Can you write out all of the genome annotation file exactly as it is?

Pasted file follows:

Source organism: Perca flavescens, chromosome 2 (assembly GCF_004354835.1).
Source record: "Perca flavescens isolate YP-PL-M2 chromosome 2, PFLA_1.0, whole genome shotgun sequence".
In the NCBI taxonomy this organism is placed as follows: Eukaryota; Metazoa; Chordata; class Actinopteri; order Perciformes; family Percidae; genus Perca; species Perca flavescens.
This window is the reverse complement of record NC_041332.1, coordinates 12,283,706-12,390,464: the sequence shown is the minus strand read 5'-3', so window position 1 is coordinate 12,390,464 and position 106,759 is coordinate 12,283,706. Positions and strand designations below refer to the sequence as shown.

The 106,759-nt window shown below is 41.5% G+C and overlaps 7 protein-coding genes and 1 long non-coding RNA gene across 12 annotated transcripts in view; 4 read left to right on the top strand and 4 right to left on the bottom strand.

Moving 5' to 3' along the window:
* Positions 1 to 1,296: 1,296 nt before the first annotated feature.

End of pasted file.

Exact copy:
Source organism: Perca flavescens, chromosome 2 (assembly GCF_004354835.1).
Source record: "Perca flavescens isolate YP-PL-M2 chromosome 2, PFLA_1.0, whole genome shotgun sequence".
In the NCBI taxonomy this organism is placed as follows: Eukaryota; Metazoa; Chordata; class Actinopteri; order Perciformes; family Percidae; genus Perca; species Perca flavescens.
This window is the reverse complement of record NC_041332.1, coordinates 12,283,706-12,390,464: the sequence shown is the minus strand read 5'-3', so window position 1 is coordinate 12,390,464 and position 106,759 is coordinate 12,283,706. Positions and strand designations below refer to the sequence as shown.

The 106,759-nt window shown below is 41.5% G+C and overlaps 7 protein-coding genes and 1 long non-coding RNA gene across 12 annotated transcripts in view; 4 read left to right on the top strand and 4 right to left on the bottom strand.

Moving 5' to 3' along the window:
* Positions 1 to 1,296: 1,296 nt before the first annotated feature.